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Grass trees at Yankallillah with Red kangaroos
Title : Grass trees at Yankallillah with Red kangaroos Grass trees at Yankallillah with Red kangaroos
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Creator : Angas, George French, 1822-1886, artist
Source : South Australia illustrated, plate 2
Place Of Creation : London
Publisher : Thomas M'Lean
Date of creation : ca. 1846
Additional Creator : Giles, J.W.
Format : Book
Dimensions : 253 x 347 mm
Contributor : State Library catalogue
Catalogue record
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Description :

Plate 2: Grass trees at Yankallillah, with the red kangaroo (Macropus Laniger - Gould). Part of the text accompanying the illustration reads 'This scene represents the largest variety of the Xantharea, which is to be met with in South Australia; there are from ten to fifteen species already known, all of which are designated by the Colonists as "grass trees" ... The kangaroo figured in the plate is the Great Red Kangaroo, the (Macropus laniger) of Gould; it is not frequent in South Australia, at least within the limits of the settled districts ...'.

Grass trees (Xanthorrhoea australis) are native to south-east Australia. Also known Kangaroo Tail, it has very long, thin, grass-like leaves that grow up to 3 feet in length. It takes 30 years or more for the leaf tuft to rise above the trunk.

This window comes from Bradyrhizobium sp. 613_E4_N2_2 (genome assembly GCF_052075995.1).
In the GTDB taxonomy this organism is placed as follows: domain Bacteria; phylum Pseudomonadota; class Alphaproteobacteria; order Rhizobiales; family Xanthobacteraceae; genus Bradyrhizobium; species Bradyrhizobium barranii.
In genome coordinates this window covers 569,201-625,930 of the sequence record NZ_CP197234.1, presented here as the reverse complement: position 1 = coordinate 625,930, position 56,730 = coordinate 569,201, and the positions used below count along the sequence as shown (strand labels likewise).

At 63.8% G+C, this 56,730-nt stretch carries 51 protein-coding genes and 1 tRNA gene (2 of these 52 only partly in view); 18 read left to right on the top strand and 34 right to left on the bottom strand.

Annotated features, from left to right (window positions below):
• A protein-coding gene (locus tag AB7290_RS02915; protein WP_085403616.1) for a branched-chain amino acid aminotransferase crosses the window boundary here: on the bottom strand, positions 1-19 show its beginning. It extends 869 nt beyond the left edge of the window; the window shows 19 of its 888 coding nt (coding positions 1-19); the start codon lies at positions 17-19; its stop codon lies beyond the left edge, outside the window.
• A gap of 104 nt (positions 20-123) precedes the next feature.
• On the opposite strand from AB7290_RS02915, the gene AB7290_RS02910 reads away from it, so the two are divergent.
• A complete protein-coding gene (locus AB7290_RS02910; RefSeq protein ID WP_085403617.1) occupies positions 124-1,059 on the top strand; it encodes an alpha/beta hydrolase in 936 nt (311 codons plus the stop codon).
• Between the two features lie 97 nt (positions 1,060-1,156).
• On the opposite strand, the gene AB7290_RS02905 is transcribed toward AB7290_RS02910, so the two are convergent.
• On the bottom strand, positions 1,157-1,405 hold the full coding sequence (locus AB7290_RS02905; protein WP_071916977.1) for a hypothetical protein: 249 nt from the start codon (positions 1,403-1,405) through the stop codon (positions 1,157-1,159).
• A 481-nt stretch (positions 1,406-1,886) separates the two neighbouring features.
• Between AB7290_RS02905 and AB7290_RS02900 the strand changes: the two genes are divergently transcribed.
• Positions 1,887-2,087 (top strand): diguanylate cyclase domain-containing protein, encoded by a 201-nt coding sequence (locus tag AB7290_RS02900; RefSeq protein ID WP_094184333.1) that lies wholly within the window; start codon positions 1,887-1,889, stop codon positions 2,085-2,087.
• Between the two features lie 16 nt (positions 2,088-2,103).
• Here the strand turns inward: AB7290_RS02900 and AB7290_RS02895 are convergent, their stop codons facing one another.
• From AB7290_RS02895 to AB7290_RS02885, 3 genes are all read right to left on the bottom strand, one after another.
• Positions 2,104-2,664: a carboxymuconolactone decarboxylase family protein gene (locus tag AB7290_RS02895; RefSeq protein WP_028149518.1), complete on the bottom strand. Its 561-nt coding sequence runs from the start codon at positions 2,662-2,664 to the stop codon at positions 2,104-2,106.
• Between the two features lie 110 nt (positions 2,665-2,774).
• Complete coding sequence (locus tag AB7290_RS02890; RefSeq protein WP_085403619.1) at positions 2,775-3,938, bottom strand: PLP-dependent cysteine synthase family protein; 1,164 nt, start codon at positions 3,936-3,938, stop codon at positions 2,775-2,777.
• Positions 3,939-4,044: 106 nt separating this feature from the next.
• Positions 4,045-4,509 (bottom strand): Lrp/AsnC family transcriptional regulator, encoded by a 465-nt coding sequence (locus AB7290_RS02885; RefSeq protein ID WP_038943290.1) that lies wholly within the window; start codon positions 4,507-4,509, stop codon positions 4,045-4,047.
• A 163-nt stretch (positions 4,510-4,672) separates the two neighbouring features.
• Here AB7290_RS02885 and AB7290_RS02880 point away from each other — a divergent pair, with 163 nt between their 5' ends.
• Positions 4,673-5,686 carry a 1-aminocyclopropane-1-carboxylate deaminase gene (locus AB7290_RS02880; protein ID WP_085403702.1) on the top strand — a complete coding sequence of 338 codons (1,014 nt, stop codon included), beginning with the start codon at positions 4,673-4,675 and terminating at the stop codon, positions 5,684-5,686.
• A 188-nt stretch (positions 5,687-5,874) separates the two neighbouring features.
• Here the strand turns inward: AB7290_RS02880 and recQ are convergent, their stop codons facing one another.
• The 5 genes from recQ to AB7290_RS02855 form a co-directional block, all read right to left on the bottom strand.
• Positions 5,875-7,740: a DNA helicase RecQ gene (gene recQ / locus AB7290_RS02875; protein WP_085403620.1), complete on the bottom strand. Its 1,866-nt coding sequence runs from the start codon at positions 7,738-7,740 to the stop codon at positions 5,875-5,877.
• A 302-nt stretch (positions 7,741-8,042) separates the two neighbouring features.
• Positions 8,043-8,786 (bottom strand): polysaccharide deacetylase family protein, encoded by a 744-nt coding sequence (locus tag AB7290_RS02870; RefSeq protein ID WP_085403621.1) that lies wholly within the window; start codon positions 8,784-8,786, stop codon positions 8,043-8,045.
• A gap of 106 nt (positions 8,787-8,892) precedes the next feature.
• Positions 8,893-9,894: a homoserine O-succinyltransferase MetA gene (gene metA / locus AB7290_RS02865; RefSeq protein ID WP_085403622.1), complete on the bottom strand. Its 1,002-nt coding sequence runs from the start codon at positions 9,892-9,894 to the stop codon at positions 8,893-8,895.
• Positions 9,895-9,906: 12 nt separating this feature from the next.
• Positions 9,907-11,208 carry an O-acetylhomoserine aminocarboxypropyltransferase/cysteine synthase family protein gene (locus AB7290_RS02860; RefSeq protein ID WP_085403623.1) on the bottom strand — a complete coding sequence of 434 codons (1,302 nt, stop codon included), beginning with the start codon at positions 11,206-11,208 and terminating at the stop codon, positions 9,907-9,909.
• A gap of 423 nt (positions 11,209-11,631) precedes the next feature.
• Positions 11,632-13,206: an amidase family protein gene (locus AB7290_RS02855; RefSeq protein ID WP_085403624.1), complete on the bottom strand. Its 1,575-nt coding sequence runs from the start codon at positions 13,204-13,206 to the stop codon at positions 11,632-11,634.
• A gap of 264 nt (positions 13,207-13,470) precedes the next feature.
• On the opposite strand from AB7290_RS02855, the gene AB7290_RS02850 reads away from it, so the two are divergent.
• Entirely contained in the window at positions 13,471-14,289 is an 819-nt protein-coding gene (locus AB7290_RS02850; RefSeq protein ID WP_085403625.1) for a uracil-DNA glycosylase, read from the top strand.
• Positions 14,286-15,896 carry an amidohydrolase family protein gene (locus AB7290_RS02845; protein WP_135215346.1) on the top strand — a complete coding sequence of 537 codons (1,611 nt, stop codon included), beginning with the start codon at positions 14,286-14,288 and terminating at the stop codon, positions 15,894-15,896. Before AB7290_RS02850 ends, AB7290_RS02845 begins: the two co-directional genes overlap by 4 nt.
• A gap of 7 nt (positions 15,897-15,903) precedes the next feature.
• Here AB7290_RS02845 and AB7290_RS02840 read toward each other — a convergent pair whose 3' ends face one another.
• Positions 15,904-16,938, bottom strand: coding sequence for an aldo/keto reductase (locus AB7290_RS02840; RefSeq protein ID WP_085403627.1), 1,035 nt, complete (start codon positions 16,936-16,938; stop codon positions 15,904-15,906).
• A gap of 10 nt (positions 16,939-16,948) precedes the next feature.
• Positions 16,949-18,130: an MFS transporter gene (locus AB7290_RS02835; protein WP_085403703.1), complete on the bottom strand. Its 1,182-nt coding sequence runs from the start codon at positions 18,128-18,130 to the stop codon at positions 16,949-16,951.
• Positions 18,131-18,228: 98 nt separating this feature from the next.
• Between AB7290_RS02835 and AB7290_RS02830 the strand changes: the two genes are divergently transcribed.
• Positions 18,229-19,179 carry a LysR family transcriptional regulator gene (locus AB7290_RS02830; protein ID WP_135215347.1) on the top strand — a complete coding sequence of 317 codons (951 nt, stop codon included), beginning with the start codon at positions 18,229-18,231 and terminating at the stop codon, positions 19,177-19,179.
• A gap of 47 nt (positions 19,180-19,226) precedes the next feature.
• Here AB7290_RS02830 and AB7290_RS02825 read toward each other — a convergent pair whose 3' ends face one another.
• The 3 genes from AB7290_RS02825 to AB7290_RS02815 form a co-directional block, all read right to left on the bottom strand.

The largest of the marsupials, the red kangaroo is probably one of the best known of the species and lives in small groups in the dry interior. The animals can go without water for a considerable time, provided there is green feed available. The males weigh up to 90 kilos and can be 2 metres tall. Contrary to their name they are not always red, but are greyish blue. They can travel at speeds of up to 60kms per hour and leap 8-10 metres. Yankallillah is the spelling used by Angas.
Yankallillah is the spelling used by Angas for Yankalilla.
Period : 1836-1851
Place : Yankalilla
Region : Fleurieu Peninsula
Further reading :
Gould, John, Kangaroos; With modern commentaries by Joan M. Dixon South Melbourne, Vic.: Macmillan, 1973
Kangaroos, wallabies and rat-kangaroos edited by Gordon Grigg, Peter Jarman and Ian Hume
Chipping Norton, N.S.W.: Surrey Beatty & Sons, 1989
Internet links :
Kangaroo conservation in South Australia : Dept. for Environment and Heritage website



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